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'U' Team of Scientists Located in Antarctic

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‘U’ Team Of Scientists Located In Antarctic

A team of University of Michigan scientists reported missing in Antarctica last month has been found.

Charles Swithinbank, head of the U-M Glacial Geology and Polar Research Laboratory and a veteran of Antarctic expeditions himself said that word has been received here that a plane located the six-man party on Nov. 18 and provided them with needed supplies.

A breakdown of the generator used to charge batteries for the expedition’s radio transmitter had been responsible for the scientists losing radio contact with McMurdo Station, the main U. S. base in Antarctica, according to the message. New equipment was flown to the party on Nov. 24.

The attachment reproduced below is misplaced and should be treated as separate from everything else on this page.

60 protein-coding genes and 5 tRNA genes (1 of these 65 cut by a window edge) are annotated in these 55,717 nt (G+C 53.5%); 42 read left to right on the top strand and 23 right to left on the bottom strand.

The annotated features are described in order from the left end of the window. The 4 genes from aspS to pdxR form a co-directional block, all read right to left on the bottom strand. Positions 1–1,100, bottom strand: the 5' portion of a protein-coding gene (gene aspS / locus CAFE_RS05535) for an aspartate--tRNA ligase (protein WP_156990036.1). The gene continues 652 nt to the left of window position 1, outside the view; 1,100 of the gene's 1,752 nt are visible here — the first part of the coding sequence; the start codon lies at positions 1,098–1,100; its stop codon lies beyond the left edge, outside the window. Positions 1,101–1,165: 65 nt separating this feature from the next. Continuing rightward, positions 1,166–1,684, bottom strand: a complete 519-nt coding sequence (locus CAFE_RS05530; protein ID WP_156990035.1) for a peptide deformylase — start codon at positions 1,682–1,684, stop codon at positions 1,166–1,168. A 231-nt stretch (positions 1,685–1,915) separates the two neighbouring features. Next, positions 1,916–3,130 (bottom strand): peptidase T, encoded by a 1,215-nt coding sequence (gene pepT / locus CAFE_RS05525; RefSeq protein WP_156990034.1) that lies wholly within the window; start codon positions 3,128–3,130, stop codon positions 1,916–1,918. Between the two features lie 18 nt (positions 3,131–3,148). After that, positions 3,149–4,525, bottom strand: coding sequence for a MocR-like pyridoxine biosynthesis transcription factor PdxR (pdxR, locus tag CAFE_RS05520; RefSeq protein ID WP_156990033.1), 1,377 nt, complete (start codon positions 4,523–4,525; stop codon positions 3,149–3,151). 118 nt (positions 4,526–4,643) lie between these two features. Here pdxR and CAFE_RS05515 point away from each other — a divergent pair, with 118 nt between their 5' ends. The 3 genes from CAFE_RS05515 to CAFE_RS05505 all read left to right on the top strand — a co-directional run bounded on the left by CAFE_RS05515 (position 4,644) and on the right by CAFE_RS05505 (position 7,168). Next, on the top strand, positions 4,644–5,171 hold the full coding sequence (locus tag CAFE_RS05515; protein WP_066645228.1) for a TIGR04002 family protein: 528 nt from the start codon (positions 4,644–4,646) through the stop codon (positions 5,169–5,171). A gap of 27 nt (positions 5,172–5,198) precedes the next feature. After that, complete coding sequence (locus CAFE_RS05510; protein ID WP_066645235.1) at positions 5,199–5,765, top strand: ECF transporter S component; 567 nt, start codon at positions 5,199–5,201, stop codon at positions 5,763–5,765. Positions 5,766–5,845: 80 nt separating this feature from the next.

When the U-M group failed to make its daily radio contact with the McMurdo base after Nov. 13, at which time the men had requested additional supplies, a supply plane was sent out on Nov. 15 but failed to locate the researchers. A second attempt was to locate the missing scientists was called off on Nov. 16, because of bad weather.

Swithinbank said the men reported in their message that they were all in good condition and that they were making satisfactory progress despite fog (a term for blowing snow in Antarctica) and subzero temperatures. At the time contact was made the U-M group was 150 miles from McMurdo on the Ross Ice Shelf and traveling in three parties of two men each five miles apart. The U-M scientists, on skiis, are towed by motorized sleds.

The researchers are studying the ice movement, accumulation and loss on the Ross Ice Shelf. The shelf is the world’s largest unbroken mass of floating ice, ranging in thickness up to 1,000 feet or more and covering an area the size of Spain.

Prof. Walther Hofmann of West Germany's University of Munich is directing this year’s six-man U-M party on the ice. Included in the party, in addition to Hofmann, are William Campbell of Seattle, Wash., Egon Dorrer of Munich, Germany; John Heap of Great Britain; Klemens Nottarp of Frankfort, Germany; and Arthur Rundle of Sheffield, England.